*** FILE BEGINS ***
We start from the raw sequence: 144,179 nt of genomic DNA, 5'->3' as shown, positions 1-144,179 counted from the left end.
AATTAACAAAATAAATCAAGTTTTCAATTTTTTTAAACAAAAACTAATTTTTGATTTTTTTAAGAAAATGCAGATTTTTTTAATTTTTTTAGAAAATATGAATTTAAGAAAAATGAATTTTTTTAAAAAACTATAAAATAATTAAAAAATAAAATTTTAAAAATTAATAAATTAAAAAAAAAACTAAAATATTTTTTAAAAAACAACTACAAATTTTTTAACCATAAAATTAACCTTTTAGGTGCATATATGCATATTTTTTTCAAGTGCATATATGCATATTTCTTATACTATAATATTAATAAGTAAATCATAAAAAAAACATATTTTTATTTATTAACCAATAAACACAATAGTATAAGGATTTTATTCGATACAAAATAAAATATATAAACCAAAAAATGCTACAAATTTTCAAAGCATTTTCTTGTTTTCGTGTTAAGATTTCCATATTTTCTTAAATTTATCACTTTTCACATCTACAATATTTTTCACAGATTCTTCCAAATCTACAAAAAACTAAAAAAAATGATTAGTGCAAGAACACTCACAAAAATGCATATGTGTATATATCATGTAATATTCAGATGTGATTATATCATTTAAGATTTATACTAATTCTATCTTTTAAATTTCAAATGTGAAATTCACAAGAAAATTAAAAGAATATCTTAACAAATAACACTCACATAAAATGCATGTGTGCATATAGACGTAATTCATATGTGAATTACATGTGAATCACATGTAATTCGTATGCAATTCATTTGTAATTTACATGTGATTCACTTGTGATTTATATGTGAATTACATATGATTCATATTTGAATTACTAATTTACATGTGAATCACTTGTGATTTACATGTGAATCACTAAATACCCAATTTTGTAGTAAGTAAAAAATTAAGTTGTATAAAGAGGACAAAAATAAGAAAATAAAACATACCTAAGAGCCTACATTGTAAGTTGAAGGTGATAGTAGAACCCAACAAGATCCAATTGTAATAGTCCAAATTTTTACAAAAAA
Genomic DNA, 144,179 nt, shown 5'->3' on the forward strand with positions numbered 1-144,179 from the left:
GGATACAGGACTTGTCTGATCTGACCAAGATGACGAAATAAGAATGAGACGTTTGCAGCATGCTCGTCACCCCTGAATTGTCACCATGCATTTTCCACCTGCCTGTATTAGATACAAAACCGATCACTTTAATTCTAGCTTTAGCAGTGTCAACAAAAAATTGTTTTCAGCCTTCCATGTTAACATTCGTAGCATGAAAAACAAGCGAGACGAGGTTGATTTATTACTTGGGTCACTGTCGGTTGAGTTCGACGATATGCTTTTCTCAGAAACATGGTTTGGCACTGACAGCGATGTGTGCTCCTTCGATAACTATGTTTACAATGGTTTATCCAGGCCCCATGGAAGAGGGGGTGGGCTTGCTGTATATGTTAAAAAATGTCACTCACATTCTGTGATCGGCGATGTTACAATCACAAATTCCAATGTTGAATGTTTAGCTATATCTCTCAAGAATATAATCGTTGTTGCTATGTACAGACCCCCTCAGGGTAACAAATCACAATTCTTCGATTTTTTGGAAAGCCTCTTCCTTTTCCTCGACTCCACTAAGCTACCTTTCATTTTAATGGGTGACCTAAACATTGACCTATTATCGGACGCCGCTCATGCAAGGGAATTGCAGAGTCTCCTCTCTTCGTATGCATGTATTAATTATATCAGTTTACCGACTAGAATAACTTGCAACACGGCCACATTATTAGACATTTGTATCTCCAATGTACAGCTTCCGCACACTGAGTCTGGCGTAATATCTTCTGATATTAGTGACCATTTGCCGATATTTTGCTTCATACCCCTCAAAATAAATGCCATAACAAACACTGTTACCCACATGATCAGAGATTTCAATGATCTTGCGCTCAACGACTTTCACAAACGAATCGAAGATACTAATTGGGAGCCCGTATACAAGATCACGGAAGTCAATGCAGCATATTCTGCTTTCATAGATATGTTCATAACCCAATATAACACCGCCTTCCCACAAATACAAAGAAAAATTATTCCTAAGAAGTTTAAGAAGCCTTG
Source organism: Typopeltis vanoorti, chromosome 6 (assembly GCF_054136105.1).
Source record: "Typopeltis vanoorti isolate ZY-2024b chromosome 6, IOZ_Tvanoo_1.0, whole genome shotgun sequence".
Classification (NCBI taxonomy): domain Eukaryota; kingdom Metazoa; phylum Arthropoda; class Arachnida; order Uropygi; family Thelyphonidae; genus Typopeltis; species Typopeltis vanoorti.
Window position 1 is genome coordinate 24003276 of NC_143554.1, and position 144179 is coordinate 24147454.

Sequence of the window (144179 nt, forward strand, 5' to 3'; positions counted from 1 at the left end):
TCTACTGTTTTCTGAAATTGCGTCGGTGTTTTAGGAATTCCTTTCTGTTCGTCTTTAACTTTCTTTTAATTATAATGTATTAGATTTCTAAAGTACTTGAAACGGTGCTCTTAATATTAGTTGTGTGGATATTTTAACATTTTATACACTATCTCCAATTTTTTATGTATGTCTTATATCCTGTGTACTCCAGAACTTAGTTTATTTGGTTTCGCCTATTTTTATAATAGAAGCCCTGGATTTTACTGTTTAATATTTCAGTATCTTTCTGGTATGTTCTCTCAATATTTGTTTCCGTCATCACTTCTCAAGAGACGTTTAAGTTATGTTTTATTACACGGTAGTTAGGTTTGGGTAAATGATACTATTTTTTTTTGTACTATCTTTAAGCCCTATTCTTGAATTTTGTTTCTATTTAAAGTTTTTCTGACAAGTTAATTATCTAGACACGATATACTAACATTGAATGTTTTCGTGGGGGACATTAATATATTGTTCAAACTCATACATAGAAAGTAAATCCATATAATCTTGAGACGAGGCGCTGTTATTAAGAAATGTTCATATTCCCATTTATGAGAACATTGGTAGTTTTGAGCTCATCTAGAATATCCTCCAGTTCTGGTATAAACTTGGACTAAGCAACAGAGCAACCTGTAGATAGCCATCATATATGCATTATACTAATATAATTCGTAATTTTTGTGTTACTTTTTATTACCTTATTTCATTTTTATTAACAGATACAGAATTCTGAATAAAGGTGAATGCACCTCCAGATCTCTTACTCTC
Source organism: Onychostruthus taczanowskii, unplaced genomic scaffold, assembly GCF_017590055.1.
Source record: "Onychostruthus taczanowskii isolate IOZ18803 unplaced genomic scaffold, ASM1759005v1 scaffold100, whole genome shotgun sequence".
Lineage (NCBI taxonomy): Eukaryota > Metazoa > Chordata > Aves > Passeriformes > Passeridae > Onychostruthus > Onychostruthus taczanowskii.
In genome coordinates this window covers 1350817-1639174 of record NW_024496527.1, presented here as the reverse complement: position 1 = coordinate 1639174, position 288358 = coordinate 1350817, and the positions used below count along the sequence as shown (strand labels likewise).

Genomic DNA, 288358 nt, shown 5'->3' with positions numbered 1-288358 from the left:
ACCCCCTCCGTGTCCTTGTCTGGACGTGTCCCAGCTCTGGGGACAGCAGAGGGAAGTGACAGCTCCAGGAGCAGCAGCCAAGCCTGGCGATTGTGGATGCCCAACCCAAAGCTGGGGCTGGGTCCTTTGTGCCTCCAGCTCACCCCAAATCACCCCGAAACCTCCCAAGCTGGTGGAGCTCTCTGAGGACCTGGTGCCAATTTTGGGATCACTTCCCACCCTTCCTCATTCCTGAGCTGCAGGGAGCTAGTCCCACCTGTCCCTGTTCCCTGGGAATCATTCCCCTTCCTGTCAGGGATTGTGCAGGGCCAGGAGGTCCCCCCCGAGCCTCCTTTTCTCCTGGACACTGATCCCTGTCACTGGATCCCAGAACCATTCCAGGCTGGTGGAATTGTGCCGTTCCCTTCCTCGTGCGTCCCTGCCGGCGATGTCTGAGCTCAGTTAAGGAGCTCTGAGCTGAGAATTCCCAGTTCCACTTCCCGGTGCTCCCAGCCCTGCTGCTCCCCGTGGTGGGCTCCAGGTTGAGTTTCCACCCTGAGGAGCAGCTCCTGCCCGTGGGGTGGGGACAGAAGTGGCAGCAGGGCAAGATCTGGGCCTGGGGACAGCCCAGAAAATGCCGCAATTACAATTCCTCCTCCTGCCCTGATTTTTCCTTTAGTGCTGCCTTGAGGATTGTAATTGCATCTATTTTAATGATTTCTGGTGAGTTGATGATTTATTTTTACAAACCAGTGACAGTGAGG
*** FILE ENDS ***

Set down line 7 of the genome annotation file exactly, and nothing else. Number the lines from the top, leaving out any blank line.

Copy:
Classification (NCBI taxonomy): domain Eukaryota; kingdom Metazoa; phylum Arthropoda; class Arachnida; order Uropygi; family Thelyphonidae; genus Typopeltis; species Typopeltis vanoorti.